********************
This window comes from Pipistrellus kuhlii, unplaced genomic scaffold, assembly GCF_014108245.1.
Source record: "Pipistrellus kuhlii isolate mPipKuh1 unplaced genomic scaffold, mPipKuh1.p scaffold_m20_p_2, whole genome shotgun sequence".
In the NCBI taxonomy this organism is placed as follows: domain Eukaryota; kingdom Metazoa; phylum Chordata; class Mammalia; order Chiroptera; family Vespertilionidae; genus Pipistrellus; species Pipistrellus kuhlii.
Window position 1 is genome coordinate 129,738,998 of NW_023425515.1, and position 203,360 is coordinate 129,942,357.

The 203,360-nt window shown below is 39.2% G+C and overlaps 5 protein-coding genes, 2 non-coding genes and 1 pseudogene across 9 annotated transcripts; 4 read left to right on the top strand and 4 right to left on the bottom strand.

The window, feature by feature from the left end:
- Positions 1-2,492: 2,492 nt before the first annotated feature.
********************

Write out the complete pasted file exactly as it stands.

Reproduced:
This window comes from Pipistrellus kuhlii, unplaced genomic scaffold, assembly GCF_014108245.1.
Source record: "Pipistrellus kuhlii isolate mPipKuh1 unplaced genomic scaffold, mPipKuh1.p scaffold_m20_p_2, whole genome shotgun sequence".
In the NCBI taxonomy this organism is placed as follows: domain Eukaryota; kingdom Metazoa; phylum Chordata; class Mammalia; order Chiroptera; family Vespertilionidae; genus Pipistrellus; species Pipistrellus kuhlii.
Window position 1 is genome coordinate 129,738,998 of NW_023425515.1, and position 203,360 is coordinate 129,942,357.

The 203,360-nt window shown below is 39.2% G+C and overlaps 5 protein-coding genes, 2 non-coding genes and 1 pseudogene across 9 annotated transcripts; 4 read left to right on the top strand and 4 right to left on the bottom strand.

The window, feature by feature from the left end:
- Positions 1-2,492: 2,492 nt before the first annotated feature.